Deborah Butterfield is one of the most popular living American sculptors. It sometimes seems like every museum in the country has one of her works. Her sculptures are easy to like and instantly recognizable because they depict horses—an appealing subject—in a warm and sympathetic manner, as though each were a portrait of a special friend.
The mysterious part of Deborah's work is that while most of it appears to be made of driftwood and scrap lumber, it is actually made from cast bronze with a patina that matches the natural material exactly. The process is quite complicated. Deborah builds the original maquette from organic materials, then disassembles it, and covers each separate piece with a ceramic-shell molding material that is capable of picking up exacting detail. The wood is completely burned away during firing. The mold is then used for the bronze casting.
In her treatment of horses, Deborah rejects the bold stallions of traditional equestrian sculpture and the association of horses with war. By using humble scrap materials—whether scrap metal or twigs and branches—Deborah creates humble images of docile mares who seem as vulnerable as people.
Deborah began exhibiting in the 1970s, and her work was quickly accepted. She has continued building expressive horses unto the present, when she is in her mid-60s.
|Deborah with a collection of driftwood and scrap on her ranch near Bozeman, Montana|
Background: Deborah was born in San Diego, on the day of the 75th Kentucky Derby. Nothing is indicated anywhere online about her parents or upbringing.
Training: Deborah earned both a B.A. and an M.F.A. at the UC Davis.
Private life: In 1974, when she was 25, Deborah married an artist that she met while attending the University of California at Davis named John Buck. They have two sons. From 1976 to 1990, John was an assistant professor of sculpture at Montana State University in Bozeman.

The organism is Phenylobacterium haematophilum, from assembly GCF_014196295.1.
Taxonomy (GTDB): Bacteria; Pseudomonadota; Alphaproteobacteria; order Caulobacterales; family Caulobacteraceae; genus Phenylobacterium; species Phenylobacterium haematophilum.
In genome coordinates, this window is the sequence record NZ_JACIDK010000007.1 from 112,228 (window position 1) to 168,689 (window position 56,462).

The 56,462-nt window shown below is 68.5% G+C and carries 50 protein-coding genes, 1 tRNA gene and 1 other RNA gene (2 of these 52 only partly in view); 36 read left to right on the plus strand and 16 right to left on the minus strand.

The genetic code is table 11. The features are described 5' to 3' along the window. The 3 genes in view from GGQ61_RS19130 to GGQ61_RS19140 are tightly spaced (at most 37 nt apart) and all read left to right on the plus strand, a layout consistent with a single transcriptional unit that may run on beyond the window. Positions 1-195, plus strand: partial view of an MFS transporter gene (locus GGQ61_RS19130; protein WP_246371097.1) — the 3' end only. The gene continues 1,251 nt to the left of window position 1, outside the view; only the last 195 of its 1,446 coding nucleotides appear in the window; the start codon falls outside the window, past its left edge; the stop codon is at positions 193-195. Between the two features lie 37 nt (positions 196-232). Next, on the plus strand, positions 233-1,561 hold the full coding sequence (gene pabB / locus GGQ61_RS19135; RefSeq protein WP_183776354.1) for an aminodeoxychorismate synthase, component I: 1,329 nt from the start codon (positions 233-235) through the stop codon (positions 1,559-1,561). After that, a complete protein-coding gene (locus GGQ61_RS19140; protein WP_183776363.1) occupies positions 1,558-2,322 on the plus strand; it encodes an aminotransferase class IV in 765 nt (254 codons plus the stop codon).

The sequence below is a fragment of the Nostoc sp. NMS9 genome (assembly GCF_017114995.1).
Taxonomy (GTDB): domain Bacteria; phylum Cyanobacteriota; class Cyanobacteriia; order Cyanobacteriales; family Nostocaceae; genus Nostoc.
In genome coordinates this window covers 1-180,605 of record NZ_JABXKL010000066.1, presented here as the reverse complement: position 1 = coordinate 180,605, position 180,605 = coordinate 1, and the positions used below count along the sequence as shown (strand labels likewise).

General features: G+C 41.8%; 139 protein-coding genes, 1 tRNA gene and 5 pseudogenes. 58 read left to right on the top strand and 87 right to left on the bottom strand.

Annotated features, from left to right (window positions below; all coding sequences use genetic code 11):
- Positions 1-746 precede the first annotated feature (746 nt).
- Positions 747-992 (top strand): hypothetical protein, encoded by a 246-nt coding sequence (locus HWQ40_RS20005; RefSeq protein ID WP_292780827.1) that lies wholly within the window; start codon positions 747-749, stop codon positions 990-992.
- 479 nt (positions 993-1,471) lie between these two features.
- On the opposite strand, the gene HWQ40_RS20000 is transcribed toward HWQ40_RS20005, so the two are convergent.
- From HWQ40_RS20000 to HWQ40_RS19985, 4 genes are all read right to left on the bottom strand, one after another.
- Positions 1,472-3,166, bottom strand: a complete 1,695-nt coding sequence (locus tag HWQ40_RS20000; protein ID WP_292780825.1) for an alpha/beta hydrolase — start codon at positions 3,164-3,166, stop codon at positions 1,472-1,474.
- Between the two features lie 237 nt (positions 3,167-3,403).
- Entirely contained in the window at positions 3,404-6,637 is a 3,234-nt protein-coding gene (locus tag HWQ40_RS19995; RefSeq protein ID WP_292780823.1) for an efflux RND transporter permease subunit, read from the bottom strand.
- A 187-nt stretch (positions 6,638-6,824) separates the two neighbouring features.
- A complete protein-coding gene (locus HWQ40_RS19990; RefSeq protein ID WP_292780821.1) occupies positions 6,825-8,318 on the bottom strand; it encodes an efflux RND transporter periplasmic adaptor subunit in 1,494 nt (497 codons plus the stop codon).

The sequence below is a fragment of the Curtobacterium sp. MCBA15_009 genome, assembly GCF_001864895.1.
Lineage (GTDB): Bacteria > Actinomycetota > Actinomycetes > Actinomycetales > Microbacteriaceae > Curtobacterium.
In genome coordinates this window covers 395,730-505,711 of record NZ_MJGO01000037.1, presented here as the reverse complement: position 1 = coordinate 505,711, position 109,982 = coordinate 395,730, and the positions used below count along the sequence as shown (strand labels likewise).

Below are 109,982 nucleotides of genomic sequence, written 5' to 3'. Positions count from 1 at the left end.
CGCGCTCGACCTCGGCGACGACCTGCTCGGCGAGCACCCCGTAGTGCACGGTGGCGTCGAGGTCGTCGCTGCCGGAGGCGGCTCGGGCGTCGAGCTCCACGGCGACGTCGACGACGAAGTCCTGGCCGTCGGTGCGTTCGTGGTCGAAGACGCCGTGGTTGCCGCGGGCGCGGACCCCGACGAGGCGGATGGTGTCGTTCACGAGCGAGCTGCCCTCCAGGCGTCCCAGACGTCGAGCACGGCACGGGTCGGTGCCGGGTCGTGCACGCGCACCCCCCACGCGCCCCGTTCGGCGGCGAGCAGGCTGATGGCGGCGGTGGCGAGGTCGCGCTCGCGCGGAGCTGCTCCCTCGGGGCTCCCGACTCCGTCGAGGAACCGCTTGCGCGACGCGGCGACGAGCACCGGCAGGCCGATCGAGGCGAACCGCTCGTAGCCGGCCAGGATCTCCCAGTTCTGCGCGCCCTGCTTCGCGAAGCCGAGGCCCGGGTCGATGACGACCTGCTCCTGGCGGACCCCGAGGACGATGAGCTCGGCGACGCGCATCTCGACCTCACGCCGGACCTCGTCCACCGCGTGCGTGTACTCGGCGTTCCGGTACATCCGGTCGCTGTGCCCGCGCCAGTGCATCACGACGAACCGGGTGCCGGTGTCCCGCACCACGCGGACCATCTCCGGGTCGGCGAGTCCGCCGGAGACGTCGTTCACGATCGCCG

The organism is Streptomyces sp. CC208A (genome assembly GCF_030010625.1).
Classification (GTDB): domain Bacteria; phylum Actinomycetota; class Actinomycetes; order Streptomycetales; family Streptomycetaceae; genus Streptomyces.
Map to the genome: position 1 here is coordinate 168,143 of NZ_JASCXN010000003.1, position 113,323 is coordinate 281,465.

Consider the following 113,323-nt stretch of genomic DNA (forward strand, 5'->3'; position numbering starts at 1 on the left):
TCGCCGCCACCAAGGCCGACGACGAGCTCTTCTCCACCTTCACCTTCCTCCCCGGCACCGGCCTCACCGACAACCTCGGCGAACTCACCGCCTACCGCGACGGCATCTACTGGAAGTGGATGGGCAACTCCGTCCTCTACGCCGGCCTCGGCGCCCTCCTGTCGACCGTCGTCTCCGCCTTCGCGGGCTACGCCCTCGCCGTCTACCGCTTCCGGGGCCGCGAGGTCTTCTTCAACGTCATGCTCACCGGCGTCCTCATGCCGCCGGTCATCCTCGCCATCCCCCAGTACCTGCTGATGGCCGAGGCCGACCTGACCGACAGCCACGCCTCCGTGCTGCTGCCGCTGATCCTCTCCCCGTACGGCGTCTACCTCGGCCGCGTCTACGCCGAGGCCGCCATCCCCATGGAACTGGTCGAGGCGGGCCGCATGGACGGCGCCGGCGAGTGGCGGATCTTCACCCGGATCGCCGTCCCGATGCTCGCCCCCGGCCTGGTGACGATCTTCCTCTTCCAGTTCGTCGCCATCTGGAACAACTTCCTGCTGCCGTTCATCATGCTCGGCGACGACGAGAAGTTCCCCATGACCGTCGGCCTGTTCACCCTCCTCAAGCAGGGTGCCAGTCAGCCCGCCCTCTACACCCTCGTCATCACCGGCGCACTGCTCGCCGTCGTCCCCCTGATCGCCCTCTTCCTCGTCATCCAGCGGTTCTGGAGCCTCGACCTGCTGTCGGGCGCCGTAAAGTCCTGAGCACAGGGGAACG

|John Buck, born 1946|
|Deborah and John in 2010|
when they received an Arts Award
from the Governor of Montana
John Buck is a very interesting artist whose work is as varied in form, content, and materials as Deborah's is unified. The few examples available on the internet suggest that his art is highly innovative and deeply thoughtful, but his work is not widely exhibited. Here is one of his most interesting pieces. It was advertised by the Greg Kucera Gallery in Seattle for $32,000.
Arch of Constantine, 2012
Jelutong wood, 66" tall
Deborah and John divide their time between a ranch with separate studios for each near Bozeman, Montana and studio space in Hawaii. Deborah also must spend a lot of time in Walla Walla, Washington, where her foundry is located.
|Deborah working in her Hawaii studio|
Our photos of Deborah's Horses
Denver / Jan's photo, 2010
|Second Daughter, 1989|
Photo by Dan L. Smith, 2006
San Francisco Airport / Jan's photo, 2015
Cast bronze with patina
|Half Moon, 2007|
Figge / Jan's photo, 2010
Flint / Jan's photo, 2013
|Horse at Cantor Museum, no title, no date given|
Photo by Dan L. Smith, 2009
Mud and Straw on armature with horseshoes
6 1/2 feet tall / Internet
|Horse #5, 1978|
Mud, sticks, wire, ground paper, dextrine and steel
SFMOMA / Internet
Scrap metal from an Air Stream trailer
5th & J, Sacramento / Internet
Found steel, 6 ft tall
About the sculpture below, Deborah gets scrap metal by the ton from a salvage yard in Rockford, Illinois. When this pile of rebar arrived at her studio, with its large chunks of concrete still attached, she included it in the sculpture.
Welded found steel with concrete
Greg Kucera Gallery, sold sculpture / Internet